Potential victims of affinity frauds can keep themselves protected by taking extra precautions around proposed investment opportunities. The SEC recommends researching the background of any individual soliciting an investment – as well as never making an investment based exclusively on the endorsement of a community or organization member to which the potential victim may belong.

Charity Fraud

In our high-octane political atmosphere, solicitations for charitable donations are more ubiquitous than ever. Therefore, it’s incumbent upon well-meaning donors to be on the lookout for suspicious contribution requests or charities that don’t seem quite on the up-and-up. While alerts sent out by legitimate organizations can help shed light onto scams already in progress, members of the LGBTQ+ community must still remain as wary as anyone of email or text solicitations for money or personal data.

As always, the FTC recommends doing your research before hitting the “donate” button. If you receive an email or text message from an organizationmake sure to first look them up independently and confirm the organization’s legitimacy. Specifically, a best practice for researching charitable organizations is to type the name of the organization into Google and add the words “scam” or “complaint” to your search. Another potential red flag is when organizations ask for donations to be sent as cryptocurrency. While a cryptocurrency transaction is not itself an indicator of fraud, contributors may want to think twice before initiating one to an unverified organization. Organizations that solicit payment in any currency with potentially untraceable origins (cash, a prepaid gift card, wiring money, etc.) should be looked at twice.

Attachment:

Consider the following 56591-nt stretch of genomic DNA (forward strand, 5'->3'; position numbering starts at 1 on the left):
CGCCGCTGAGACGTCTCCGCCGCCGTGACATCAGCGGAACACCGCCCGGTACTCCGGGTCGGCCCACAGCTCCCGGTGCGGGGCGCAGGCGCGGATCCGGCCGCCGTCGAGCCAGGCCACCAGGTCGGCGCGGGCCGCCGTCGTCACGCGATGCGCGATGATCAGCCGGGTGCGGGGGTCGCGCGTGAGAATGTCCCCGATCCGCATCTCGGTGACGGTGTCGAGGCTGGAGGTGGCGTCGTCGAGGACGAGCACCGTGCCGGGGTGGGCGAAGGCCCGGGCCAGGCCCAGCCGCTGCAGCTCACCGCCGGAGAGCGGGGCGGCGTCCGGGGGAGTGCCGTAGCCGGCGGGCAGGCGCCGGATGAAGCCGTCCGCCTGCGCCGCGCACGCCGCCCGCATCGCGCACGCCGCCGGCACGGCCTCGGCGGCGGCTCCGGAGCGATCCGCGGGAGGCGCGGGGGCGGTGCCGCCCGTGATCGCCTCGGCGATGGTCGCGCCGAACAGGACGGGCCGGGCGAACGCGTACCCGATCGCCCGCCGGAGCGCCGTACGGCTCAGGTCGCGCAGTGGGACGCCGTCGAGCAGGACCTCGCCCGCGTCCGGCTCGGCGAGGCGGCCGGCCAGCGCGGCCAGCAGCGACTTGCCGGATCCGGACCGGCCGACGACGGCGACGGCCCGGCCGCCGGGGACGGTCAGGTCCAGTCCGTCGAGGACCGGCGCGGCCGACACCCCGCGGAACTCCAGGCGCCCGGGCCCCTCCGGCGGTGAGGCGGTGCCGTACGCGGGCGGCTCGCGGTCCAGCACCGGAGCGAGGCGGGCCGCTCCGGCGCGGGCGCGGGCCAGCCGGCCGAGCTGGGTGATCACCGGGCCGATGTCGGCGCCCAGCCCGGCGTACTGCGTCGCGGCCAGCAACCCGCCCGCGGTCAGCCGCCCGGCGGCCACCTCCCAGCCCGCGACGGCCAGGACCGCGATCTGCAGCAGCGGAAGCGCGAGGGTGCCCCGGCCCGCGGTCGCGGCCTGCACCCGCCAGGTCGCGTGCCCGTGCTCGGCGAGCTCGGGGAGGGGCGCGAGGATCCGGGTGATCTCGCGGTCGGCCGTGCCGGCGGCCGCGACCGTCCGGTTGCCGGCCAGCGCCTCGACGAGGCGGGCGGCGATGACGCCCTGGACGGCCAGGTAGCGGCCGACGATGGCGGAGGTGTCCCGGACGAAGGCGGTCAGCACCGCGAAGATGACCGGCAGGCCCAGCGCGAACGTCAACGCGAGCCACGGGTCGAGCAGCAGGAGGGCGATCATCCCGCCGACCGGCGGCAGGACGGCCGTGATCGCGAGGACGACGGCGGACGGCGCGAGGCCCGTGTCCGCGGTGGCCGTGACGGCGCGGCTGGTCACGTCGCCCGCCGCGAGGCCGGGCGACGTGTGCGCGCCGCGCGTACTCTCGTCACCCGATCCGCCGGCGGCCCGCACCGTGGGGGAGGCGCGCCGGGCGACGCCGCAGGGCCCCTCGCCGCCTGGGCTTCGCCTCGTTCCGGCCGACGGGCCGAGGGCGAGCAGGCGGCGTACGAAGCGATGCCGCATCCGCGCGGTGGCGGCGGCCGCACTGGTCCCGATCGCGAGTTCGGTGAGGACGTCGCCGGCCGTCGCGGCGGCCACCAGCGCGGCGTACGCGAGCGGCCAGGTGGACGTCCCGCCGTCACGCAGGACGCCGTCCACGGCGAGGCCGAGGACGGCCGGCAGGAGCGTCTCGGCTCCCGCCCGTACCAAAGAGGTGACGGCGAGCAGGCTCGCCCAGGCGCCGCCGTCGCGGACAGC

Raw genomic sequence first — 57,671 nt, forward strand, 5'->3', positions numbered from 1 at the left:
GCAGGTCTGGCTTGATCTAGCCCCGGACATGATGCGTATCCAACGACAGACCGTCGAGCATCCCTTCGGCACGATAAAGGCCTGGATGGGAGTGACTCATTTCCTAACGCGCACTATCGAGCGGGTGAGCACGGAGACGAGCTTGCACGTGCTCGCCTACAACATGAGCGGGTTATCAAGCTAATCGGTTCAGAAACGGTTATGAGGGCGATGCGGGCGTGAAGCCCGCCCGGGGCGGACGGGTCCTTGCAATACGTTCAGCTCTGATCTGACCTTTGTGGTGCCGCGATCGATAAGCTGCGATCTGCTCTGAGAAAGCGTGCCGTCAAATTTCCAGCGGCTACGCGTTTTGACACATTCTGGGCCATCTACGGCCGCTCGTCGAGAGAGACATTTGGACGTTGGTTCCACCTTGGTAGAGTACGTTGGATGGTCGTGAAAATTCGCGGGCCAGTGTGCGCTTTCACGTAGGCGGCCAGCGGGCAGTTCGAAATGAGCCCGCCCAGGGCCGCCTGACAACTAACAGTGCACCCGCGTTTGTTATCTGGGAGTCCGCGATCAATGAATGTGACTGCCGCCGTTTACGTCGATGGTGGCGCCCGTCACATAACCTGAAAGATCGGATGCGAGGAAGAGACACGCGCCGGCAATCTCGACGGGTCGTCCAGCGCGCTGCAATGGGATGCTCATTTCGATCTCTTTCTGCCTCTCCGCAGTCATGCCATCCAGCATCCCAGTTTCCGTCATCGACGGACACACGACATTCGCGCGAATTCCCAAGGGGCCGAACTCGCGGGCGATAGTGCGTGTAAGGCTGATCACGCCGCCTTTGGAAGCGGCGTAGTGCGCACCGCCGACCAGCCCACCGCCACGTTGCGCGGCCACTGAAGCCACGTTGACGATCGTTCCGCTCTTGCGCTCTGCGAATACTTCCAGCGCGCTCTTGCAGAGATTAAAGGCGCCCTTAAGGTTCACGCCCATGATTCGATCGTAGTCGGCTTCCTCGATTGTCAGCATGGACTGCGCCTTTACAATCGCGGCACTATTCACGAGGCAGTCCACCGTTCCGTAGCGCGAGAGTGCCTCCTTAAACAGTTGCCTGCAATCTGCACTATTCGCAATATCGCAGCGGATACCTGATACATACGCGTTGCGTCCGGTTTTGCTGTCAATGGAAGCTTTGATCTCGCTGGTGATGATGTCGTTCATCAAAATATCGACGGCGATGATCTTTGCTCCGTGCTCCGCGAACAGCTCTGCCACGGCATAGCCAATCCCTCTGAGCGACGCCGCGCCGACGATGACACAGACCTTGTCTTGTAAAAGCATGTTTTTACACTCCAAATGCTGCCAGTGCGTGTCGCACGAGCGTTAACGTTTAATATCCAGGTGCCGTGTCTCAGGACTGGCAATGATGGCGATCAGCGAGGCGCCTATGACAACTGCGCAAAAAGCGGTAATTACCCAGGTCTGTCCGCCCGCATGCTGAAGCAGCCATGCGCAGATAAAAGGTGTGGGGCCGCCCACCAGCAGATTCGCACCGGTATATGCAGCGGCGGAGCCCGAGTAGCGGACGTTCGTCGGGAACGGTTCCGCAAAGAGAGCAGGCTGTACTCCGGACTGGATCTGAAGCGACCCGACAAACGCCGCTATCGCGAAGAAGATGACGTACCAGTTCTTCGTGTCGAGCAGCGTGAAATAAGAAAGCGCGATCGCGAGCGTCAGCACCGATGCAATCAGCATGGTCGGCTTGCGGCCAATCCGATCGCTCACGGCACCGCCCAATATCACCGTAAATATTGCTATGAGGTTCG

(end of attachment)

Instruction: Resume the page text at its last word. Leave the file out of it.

Elder Fraud

With the population of LGBTQ+ members who are aged 50 or older expected to increase to 5 million individuals by 2030, it’s perhaps no surprise that this demographic is especially vulnerable to scams targeting senior citizens. What’s more, older LGBTQ+ community members are statistically more likely to be estranged from their biological families and less likely than their heterosexual peers to have children; thus, rendering them prime targets for scams that prey upon the elderly or people living on fixed incomes.

To help fight back, the organization SAGE, which provides advocacy and resources for aging LGBTQ+ community members, has developed an app called “SageCents.” The app assists its users with increasing financial literary and personalized financial health to help them avoid becoming open to the types of scams that are easily pinpointed on the vulnerable and desperate. It also exposes users to information on recent fraud schemes and empowers them with reporting tools and support outlets, in case they’ve already been victimized.

SOURCE: ACFE Insights – A Publication of the Association of Certified Fraud Examiners